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Kim Mazzuca

Author: Luke Straub
January, 2020 Issue

A firmly-established nonprofit, 10,000 Degrees is led by president and chief executive officer, Kim Mazzuca. Born in San Francisco, she’s transitioned to a North Bay lifestyle seamlessly, living in the region since 1995, first in San Rafael and now Petaluma. Mazzuca attended college in the city, too, earning her master’s degrees and completing doctoral studies at the University of San Francisco after attending SF State University. Along the way, she developed a passion for addressing systematic societal injustices that still marginalize vulnerable populations. As CEO at 10,000 Degrees, Mazzuca guided the organization in helping 25,000-plus students and their families gain access to higher education since 1999. Growing a community where everyone belongs is a continuing point of accomplishment for Mazzuca.

Beyond life at 10,000 Degrees, Mazzuca enjoys reading, cycling, hiking, snorkeling, and spending time with her family, including her partner, Anne, twin daughters Maura and Kaitlin, twin step children Megan and Tyler, and her puppies, Lucy and Sammie. In everything she does, her best quality—a love of people and a passionate conviction for a life of opportunity, health and happiness and justice for all—is her driving energy.

What's your favorite kind of candy? 

See’s candy. But my team at work might say Twix.

What books have made a big impact on you? 

The Myth of Moral Justice; Anne Frank: The Diary of a Young Girl; Crossing the Unknown Sea: Work as a Pilgrimage of Identity; Racing to Justice; Paula; Birth of a Chaordic Age; and Tears We Cannot Stop: A Sermon to White America.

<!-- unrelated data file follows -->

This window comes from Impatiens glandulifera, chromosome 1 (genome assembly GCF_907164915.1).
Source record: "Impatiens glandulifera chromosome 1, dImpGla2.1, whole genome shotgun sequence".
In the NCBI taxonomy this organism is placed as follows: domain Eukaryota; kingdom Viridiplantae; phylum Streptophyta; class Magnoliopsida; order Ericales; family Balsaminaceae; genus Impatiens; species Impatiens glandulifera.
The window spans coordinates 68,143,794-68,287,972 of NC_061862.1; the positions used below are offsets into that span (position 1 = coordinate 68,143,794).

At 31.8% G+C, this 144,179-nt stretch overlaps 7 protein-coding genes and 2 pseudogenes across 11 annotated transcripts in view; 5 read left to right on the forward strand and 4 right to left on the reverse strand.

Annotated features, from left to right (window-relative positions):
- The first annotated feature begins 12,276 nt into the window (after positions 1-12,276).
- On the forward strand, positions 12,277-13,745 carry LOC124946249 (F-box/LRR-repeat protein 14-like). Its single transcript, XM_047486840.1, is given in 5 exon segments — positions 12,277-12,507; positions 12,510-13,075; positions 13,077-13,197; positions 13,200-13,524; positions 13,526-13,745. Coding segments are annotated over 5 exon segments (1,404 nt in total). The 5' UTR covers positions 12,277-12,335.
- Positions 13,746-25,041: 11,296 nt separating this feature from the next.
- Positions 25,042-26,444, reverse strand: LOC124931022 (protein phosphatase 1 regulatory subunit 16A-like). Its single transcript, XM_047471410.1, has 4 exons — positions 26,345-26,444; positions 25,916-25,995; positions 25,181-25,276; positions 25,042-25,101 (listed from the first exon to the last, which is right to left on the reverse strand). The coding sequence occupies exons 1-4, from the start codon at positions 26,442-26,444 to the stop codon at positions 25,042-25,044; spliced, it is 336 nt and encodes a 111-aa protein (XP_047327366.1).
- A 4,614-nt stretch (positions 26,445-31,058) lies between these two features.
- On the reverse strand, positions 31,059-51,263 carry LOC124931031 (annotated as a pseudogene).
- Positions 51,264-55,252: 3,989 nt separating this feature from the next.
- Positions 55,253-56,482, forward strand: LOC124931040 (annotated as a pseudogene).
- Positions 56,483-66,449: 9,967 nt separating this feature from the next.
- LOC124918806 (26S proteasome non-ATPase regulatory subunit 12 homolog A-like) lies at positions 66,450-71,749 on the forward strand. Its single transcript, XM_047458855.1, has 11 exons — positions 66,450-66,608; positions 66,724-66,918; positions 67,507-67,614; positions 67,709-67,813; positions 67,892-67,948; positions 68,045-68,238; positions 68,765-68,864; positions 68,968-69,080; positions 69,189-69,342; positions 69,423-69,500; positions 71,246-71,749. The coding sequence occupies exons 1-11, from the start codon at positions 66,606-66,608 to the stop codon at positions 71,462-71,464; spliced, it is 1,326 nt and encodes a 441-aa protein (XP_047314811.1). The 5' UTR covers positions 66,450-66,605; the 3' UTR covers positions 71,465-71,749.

What was the last time you pushed yourself to your physical limits? 

I’d like to think that I push myself to my limits every morning while riding my Peloton, but my last Tahoe and Tour de Fuzz bike races, I was pretty much done after 74 miles in five hours. 

Which do you prefer: city life or the relative quiet of country life?

Country life—a lot less traffic and closer to hiking trails and places to cycle. I can do both right outside my front door. I love going home to quiet, being surrounded by all sorts of animals—cows, goats, horses, turkeys, pigs, and being part of a community that looks out for others. I also love how the sun shines and reflects in the countryside.

Do you like to plan your vacation, or be spontaneous?

I’ve done both. But I mostly have to plan, given my work. Our trip to Iceland last May was planned spontaneously one night in January last year when on a whim, I said “Let’s do something different.” Usually, we’re off to Mexico or Hawaii. Iceland was amazig—a must-see before the glaciers melt.

When you think of living and not merely existing, what comes to mind? 

What I do every day. Starting with a good cup of coffee and taking some quiet time for reading and learning. Living means working hard, making a positive impact no matter how small, riding my Peloton to fully appreciate my health and stamina, spending time with people, loving others, being mindful of what I’m doing throughout the day. Feeling grateful. Connecting with my kids and partner. Calling my mother every night on my way home from work.

What books on your shelf are begging to be read? 

The Death of Truth; Narrative Economics: How Stories Go Viral & Drive Economic Event; The Sun Does Shine; Dear America: Notes of an Undocumented Citizen

Where do you turn when you need a good laugh?

To my kids. I love to laugh and usually I turn to others, watching a Pink Panther movie with my daughters and sometimes “Shouts & Murmurs” in The New Yorker. I laugh a ton at our office’s white elephant gift giving during the holidays. Board games with friends and family and funny animal videos posted on social media are also a good laugh. My family also has a good sense of humor, so there’s no shortage of laughs when we’re together.

What's your favorite beverage? 

A Manhattan, of course. But I drink mostly water.

 

      

 

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